Dr. Allen M. Chernoff, FACS Powered by ZocDoc Doctor Directory

Kidney Cancer

Kidney cancer develops most often in people over 40, but no one knows the exact causes of this disease. Research has shown that people with certain risk factors are more likely than others to develop kidney cancer.

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Bladder Cancer

Bladder cancer is the sixth most common cancer in the United States. Although progress has meant that survival rates are improving, instances of the disease have actually increased over past decades.

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Prostate Cancer

This year in the United States, almost 180,000 men will be told that they have prostate cancer. After such a diagnosis, a man and his family face several choices regarding treatment; making decisions involving many personal as well as medical factors.

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da Vinci®

The da Vinci® System provides breakthrough capabilities that allow surgeons to perform complex procedures with greater precision through tiny incisions.

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Your Total Picture

Cancer treatment is a choreographed balance between the treatments being administered and the patient’s ability to tolerate resulting side effects.

As a Patient with prostate cancer, you should know that each treatment modality produces its own side effects. You will need to consider which side effects you’d find tolerable. Some men, for example, cannot imagine living with side effects such as incontinence or impotence. Other men are less concerned about these and more concerned about survival. It’s most likely that your cancer is in the early stages and was found on the basis of an elevated PSA level. Although it is likely that, if left untreated, your disease will allow several years before your symptoms develop and several more years until this disease causes your death, a decision is needed; and this decision will affect you immediately.

The process of determining the best possible treatment plan for your prostate cancer is far from being a logical math equation, where information is plugged in and the right answer appears on a computer screen. Rather, the decision is made by carefully considering your total picture, which is made up of multiple factors; all of which are likely to be weighted differently by different individuals, based on their lifestyles.

When we meet, we will discuss your total picture as a team, and how it guides your treatment options.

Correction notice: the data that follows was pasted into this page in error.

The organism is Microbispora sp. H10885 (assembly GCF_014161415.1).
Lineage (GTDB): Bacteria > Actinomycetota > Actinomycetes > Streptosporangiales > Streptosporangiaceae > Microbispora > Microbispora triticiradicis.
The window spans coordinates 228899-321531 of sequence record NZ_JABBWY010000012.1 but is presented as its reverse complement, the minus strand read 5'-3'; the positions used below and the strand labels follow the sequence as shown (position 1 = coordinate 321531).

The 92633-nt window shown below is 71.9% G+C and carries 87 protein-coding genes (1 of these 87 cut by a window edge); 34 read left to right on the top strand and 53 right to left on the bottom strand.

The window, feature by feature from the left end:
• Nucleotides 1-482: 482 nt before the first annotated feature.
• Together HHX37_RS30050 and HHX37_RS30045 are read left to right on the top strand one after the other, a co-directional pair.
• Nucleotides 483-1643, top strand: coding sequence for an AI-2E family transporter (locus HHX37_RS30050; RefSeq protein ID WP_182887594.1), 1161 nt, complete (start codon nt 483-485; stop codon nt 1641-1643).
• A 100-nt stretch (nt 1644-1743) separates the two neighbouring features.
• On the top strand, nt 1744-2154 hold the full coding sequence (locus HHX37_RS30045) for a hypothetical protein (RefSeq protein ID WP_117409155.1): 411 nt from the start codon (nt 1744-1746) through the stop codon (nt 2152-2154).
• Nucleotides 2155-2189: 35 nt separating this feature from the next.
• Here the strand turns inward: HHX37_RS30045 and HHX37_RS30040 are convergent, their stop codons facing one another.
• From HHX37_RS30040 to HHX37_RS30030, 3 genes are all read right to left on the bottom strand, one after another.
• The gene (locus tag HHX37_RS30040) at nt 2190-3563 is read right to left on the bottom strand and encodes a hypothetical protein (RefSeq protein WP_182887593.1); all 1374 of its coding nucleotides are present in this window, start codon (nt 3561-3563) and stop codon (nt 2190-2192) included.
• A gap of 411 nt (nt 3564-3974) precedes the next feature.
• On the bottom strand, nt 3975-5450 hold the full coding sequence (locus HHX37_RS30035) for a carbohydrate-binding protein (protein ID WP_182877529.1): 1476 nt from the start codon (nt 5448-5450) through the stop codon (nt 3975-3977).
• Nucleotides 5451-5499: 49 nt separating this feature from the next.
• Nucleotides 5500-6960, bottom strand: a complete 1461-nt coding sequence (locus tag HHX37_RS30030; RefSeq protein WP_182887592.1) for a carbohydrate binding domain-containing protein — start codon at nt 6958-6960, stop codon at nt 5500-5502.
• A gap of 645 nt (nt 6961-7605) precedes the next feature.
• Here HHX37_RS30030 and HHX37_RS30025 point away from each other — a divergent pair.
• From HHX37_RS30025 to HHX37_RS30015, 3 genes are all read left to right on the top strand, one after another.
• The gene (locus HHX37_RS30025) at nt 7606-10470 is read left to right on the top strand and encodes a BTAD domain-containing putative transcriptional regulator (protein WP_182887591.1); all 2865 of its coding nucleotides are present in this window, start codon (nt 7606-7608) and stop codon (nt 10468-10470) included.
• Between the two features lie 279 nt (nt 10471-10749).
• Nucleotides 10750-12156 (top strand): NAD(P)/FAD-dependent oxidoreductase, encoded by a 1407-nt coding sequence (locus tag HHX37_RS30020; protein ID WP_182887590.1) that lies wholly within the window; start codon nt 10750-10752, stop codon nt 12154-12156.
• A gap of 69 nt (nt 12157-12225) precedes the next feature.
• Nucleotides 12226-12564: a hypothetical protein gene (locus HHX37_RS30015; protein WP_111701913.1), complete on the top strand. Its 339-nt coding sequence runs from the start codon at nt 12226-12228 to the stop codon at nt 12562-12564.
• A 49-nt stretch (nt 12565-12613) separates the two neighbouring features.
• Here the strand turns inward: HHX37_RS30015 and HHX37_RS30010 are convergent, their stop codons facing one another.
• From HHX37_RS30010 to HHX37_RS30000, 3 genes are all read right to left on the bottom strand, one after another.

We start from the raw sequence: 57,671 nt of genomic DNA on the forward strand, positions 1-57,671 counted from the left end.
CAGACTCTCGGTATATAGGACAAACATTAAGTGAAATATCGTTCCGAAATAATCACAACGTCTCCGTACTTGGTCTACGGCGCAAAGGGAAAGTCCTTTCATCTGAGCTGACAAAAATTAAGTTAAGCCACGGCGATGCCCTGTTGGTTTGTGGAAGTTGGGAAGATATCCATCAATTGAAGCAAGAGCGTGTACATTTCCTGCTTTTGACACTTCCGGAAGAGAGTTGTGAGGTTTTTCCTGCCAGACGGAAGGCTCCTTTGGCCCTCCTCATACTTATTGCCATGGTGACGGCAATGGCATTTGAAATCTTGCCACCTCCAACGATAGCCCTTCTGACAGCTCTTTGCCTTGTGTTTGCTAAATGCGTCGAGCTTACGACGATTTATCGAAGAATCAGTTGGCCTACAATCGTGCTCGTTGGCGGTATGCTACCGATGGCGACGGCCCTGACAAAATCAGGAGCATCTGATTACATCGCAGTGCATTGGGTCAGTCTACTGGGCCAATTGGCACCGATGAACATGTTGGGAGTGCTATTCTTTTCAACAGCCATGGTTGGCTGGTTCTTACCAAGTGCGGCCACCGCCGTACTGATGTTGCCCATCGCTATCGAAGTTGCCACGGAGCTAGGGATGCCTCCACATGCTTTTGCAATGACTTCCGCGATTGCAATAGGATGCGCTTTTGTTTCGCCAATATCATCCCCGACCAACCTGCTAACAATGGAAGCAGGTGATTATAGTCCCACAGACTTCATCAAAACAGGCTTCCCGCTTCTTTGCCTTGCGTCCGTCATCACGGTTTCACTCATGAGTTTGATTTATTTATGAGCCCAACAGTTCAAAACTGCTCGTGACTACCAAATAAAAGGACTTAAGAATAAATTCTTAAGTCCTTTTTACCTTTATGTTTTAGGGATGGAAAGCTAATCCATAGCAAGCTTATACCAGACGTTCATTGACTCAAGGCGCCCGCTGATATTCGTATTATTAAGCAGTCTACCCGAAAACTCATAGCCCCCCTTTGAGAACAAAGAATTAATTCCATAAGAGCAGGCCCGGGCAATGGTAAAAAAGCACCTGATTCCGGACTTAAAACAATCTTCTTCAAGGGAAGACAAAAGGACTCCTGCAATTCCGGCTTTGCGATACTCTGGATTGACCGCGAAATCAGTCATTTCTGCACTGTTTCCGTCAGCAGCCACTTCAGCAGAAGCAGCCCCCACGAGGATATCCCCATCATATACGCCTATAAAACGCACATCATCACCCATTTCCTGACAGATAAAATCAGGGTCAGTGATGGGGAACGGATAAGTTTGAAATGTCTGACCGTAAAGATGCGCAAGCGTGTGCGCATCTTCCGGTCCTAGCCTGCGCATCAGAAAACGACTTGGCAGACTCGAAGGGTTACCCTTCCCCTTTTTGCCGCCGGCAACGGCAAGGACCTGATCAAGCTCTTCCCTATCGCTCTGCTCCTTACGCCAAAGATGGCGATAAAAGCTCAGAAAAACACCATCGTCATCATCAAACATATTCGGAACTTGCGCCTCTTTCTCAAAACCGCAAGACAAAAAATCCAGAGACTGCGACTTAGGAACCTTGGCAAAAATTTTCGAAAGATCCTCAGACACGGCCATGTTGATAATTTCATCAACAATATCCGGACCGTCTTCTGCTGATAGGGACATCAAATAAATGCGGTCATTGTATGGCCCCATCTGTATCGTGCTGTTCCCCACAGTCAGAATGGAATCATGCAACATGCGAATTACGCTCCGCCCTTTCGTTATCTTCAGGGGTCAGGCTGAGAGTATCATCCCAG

Here is my list of the elements that comprise your total picture:

  1. PSA Level - lower PSA blood test values, or PSA level tend to correlate with lower cancer burdens and lower cancer stages. Your PSA level will direct your overall assessment, and will be a key element in determining treatment options and expectations.
  2. Gleason Score - Gleason scores correlate with cancer aggressiveness and, along with PSA level, will direct workup, treatment and expectations of outcomes.
  3. Digital Rectal Exam - Cancers that are palpable (able to be felt) are generally more extensive than those found on the basis of an elevated PSA level, alone. Results of this exam will provide another aspect in determining your cancer’s aggressiveness.
  4. Age - It is important to understand that I do not have an absolute age cutoff for any treatment. Age must be viewed physiologically, as well as chronologically. A physically-active 65-year-old may have a better age profile than a sedentary 50-year-old. In other words, sometimes you really are only as old as you think you are.
  5. Medical History - Many health conditions will influence the determination of what may be the best treatment for you. Some health problems may increase your risk of complications resulting from one treatment over another. Your overall health status must be taken into account before a final treatment decision is made.
  6. Surgical History - as with your medical history, prior surgeries (and how you tolerated them) may preclude one treatment or another.
  7. Social Supports - your support system will play a large part in your ability to accept the risks inherent in any treatment plan and how these risks might create or increase stress. Emotional support factors like work, family, friends, community and religions support systems are considerations in making your final treatment decision.

Definition: (yoor-uh-LAHJ-ik on-KOL-o-jist) A doctor who specializes in treating cancers of the sexual and urinary system.